When God gave Israel the law, it was a given that they were going to miss it. That’s why He gave them a priesthood. The same is true for the church. It is a given that the Christian community you are a part of is going to miss it. That’s why God gave them you. It is a given that you are going to miss it. That’s why He gave you them. Get it?

A Calling, not a Preference

I’ll try to make this section short, since this is getting longer than I hoped. I would like us to be the people God has called us to be. I can’t let myself off the hook just because someone else isn’t living up to my standard. I have to be who God has called me to be whether or not others are being and doing right. That’s called maturity.

Choosing our community of faith is not like trying on a pair of shoes. The deciding factors should not be fit and style. The deciding factor should be God’s calling. And just to be clear, I’m not talking to vocational pastors when I say this, I’m talking to priests. That’s all of us.

I’ve mentioned or hinted at change numerous times. I believe The Church is experiencing macro level change. It is impacting our local congregations as well as movements on a global scale. I’m not the only one who senses this. There is no doubt that God’s people can mess up big time. There is way too much criticism, potshots, and finger pointing going around. Those of us who have been doing this a long time can shoot some large missiles. Perhaps we’ve become too comfortable lobbing volleys at each other. Our missiles are books and blogs. I confess my guilt (hello 3rd section of my rant!).

A true prophetic call leads to repentance, not criticism. Check yourself and check the voices you are listening to.

I’m not asking you to be change, bring change, help influence change or anything of the sort. It’s not my place to ask you to do that.

I’m asking you to step up to the plate as a full-fledged priest in your community. I’m asking you to actively participate in the loving, mending, training, sending mission; not just receive. I’m asking you to lay down consumerism and put on calling.


The stakes could not be higher. The timing could not be more crucial. If we cannot love our fellow Christians enough to walk with them through life (and all the mess that involves), our love of God and our love to reach the world is a sham. And the world around us knows it.

Read 1 John. It’s all in there.

My original rant was about immaturity and consumer-itis. But not just immaturity–immaturity masquerading as going deep for God.

Immaturity devalues the people I serve with. Immaturity steps off instead of stepping up, and immaturity doesn’t handle the pain of life in a Christlike manner.

I’m not picking on you. I’m not criticizing you if you left a church. I’m not trying to control you or condemn you.

I’m telling you to grow up.


3 thoughts on “Why am I so Angry: The Coffee Shop Conversation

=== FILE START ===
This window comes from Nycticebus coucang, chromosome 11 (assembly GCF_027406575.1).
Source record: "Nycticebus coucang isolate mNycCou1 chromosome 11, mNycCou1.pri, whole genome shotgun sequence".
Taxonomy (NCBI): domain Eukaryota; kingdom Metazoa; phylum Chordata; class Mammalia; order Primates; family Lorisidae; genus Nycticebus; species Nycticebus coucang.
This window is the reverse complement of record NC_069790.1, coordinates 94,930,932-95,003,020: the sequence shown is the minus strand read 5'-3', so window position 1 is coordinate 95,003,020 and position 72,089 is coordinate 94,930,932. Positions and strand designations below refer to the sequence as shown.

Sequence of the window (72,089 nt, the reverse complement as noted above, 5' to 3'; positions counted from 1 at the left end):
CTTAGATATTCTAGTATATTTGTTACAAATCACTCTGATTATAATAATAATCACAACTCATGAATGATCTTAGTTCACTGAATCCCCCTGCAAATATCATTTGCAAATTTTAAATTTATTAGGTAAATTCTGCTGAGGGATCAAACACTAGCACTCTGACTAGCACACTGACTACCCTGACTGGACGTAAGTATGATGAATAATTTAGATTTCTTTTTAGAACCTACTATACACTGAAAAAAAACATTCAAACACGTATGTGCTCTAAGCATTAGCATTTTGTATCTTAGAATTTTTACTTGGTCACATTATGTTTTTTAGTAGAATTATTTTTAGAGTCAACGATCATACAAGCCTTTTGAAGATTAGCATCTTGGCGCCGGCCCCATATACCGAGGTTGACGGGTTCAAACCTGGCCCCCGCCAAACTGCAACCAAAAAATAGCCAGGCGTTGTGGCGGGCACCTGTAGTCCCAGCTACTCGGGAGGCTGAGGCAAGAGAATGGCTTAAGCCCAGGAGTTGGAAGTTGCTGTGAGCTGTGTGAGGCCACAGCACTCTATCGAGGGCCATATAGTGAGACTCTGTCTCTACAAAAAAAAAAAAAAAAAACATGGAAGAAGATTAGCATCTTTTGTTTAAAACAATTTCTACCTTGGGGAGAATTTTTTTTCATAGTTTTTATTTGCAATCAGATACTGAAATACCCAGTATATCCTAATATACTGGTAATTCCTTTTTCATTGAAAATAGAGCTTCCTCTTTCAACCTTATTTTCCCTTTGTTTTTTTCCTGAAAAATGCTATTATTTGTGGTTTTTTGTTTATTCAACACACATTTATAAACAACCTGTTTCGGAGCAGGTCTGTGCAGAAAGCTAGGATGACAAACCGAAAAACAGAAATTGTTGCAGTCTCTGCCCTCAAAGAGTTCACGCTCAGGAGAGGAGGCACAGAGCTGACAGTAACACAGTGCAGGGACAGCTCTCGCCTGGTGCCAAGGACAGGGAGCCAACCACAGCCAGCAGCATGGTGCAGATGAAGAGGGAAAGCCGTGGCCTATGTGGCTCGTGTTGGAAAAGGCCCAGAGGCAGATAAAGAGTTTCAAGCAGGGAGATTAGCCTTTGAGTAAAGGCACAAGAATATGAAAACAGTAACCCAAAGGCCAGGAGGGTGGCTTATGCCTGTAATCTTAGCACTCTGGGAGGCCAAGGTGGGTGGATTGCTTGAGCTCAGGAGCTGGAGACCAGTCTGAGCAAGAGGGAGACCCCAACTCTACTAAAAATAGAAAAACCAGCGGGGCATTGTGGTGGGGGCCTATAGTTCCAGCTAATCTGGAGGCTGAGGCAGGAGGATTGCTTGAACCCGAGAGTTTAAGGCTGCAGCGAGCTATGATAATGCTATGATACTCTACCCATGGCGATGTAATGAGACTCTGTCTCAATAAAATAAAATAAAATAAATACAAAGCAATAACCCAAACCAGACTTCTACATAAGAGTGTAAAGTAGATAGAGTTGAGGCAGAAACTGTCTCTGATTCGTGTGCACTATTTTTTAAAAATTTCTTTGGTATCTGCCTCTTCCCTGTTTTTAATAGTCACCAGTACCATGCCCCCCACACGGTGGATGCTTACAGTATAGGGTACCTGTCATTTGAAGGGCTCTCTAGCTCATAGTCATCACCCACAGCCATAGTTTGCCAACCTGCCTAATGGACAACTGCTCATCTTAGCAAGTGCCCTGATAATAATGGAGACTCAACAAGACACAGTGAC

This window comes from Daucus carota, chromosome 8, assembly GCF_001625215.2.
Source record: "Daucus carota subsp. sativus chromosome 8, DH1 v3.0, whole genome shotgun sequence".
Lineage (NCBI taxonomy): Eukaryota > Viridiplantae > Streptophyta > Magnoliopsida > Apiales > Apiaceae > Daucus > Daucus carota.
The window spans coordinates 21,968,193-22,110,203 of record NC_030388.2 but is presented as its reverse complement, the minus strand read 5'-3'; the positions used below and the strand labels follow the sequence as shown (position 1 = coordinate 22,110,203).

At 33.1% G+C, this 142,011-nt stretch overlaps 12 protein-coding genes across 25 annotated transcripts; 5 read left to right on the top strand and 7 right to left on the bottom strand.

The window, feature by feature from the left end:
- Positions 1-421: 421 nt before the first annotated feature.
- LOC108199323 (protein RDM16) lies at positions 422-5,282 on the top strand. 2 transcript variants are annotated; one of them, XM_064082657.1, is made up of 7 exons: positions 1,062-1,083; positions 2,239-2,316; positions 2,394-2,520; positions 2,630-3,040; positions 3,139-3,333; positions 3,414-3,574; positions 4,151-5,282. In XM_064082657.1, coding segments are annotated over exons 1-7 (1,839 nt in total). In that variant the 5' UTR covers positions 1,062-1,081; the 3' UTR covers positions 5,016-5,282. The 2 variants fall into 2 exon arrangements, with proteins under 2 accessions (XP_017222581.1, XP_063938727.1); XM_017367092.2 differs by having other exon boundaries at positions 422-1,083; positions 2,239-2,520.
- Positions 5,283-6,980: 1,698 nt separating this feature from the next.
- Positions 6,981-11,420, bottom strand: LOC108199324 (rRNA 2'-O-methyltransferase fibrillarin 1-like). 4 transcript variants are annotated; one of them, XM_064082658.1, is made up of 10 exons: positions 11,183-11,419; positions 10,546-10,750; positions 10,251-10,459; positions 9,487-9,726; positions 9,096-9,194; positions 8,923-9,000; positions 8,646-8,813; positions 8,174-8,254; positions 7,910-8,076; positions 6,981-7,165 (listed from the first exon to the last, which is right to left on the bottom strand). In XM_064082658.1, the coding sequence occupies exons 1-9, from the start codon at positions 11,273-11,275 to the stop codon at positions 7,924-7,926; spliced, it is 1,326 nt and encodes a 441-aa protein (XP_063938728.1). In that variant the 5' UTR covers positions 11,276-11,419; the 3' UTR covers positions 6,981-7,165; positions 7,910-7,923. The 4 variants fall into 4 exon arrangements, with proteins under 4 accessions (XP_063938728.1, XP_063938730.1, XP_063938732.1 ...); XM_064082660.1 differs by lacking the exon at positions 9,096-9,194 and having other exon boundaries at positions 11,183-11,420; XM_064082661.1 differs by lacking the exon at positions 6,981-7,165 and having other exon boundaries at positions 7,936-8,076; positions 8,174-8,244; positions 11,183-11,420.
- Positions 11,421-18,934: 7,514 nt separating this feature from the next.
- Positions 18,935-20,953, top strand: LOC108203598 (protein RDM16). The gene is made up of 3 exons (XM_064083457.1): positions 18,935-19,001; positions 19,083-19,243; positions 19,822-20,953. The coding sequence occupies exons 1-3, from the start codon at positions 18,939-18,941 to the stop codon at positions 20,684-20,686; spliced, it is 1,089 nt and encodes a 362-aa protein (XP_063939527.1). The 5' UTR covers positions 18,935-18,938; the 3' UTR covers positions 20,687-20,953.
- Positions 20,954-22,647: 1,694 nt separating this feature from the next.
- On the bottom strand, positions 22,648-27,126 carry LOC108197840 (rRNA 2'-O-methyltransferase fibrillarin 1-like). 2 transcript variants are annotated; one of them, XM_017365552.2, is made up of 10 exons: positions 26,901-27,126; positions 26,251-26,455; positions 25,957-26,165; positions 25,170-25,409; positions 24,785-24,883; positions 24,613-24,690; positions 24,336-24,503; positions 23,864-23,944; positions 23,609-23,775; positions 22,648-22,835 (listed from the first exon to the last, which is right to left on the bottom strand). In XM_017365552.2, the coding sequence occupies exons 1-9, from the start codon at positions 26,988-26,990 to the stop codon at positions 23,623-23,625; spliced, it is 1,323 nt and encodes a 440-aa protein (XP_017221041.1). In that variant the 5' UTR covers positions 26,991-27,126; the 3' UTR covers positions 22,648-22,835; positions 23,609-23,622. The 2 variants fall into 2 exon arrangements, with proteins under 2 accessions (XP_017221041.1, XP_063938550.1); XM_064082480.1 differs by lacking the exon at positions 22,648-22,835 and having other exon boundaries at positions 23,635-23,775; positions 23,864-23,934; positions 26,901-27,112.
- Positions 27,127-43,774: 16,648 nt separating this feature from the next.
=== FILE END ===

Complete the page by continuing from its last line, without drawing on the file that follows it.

1. Good thoughts here, Mike. In support of your bigger point, I want to mention that in the verse you cited above (1 Cor 3:16), the “you” is plural (in the Greek) both times: “Don’t you know that you (as a people, as a gathered community) are God’s temple, and that God’s spirit lives among you (as a people, a gathered community)?”

    In America, we sometimes forget that it’s not just “me and Jesus,” but that when we accept God’s call to discipleship, we’ve got traveling companions, for better or worse. Those traveling companions are our family–our “brothers and sisters in Christ”–and we don’t get to ignore them or walk away from them. We have a responsibility to them. If they go hungry, we’re supposed to share our bread. And if they’re hurt, we’re supposed to hurt with them.

    This kind of behavior should be modeled by pastors and others who “seem to be something” (Paul’s language; see Galatians 2). But even if this behavior isn’t modeled by leaders, we still have to live the life we’re called to–which means, caring for each other, encouraging each other, bearing all things, believing all things.

    It’s hard to live this out in America, I admit, because we shop for churches like as if we were buying a computer. And practically speaking you do have to choose one particular church, which means you won’t be choosing the others. And sometimes you do find out that you made a bad first choice. But none of that means–at least none of it should mean–that we start thinking people in other churches aren’t our “brothers and sisters in Christ.”

    Jesus said how we treat the weakest, most vulnerable, and most insignificant person in our Christian family is exactly how we treat him.

    1. Beautifully expressed, Jonathan.
      It is a challenge and my intention is to challenge on to good deeds. But I can be heavy handed.
      It’s the least of these we serve, not the least in me. (too much?)

      1. Thanks. I should probably add that I’m angry (or at least fed up) that so few Christians are willing to embrace the hard part of loving and looking out for each other, even when we disagree. Sometimes it feels like almost nobody’s even trying to do that.